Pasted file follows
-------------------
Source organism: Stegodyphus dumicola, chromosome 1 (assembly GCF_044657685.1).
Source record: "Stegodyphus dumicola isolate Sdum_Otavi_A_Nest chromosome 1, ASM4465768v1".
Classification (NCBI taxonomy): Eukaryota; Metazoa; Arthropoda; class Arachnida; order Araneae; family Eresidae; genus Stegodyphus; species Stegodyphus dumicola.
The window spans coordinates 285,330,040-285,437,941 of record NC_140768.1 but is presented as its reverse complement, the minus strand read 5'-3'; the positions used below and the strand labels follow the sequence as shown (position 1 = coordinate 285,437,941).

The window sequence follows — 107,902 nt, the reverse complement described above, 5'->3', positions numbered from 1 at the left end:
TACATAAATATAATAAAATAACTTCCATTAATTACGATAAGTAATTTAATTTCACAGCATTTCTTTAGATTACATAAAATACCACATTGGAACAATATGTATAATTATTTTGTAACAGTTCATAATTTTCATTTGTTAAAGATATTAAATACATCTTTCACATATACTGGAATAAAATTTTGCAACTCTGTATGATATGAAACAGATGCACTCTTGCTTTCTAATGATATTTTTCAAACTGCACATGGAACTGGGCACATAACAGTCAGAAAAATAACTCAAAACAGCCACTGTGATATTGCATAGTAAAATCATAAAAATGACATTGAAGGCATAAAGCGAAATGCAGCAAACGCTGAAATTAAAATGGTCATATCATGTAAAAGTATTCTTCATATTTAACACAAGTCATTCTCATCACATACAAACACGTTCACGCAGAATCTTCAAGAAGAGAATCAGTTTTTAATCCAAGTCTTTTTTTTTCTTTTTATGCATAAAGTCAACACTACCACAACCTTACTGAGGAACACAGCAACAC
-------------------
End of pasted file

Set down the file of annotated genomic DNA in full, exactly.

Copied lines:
Source organism: Stegodyphus dumicola, chromosome 1 (assembly GCF_044657685.1).
Source record: "Stegodyphus dumicola isolate Sdum_Otavi_A_Nest chromosome 1, ASM4465768v1".
Classification (NCBI taxonomy): Eukaryota; Metazoa; Arthropoda; class Arachnida; order Araneae; family Eresidae; genus Stegodyphus; species Stegodyphus dumicola.
The window spans coordinates 285,330,040-285,437,941 of record NC_140768.1 but is presented as its reverse complement, the minus strand read 5'-3'; the positions used below and the strand labels follow the sequence as shown (position 1 = coordinate 285,437,941).

The window sequence follows — 107,902 nt, the reverse complement described above, 5'->3', positions numbered from 1 at the left end:
TACATAAATATAATAAAATAACTTCCATTAATTACGATAAGTAATTTAATTTCACAGCATTTCTTTAGATTACATAAAATACCACATTGGAACAATATGTATAATTATTTTGTAACAGTTCATAATTTTCATTTGTTAAAGATATTAAATACATCTTTCACATATACTGGAATAAAATTTTGCAACTCTGTATGATATGAAACAGATGCACTCTTGCTTTCTAATGATATTTTTCAAACTGCACATGGAACTGGGCACATAACAGTCAGAAAAATAACTCAAAACAGCCACTGTGATATTGCATAGTAAAATCATAAAAATGACATTGAAGGCATAAAGCGAAATGCAGCAAACGCTGAAATTAAAATGGTCATATCATGTAAAAGTATTCTTCATATTTAACACAAGTCATTCTCATCACATACAAACACGTTCACGCAGAATCTTCAAGAAGAGAATCAGTTTTTAATCCAAGTCTTTTTTTTTCTTTTTATGCATAAAGTCAACACTACCACAACCTTACTGAGGAACACAGCAACAC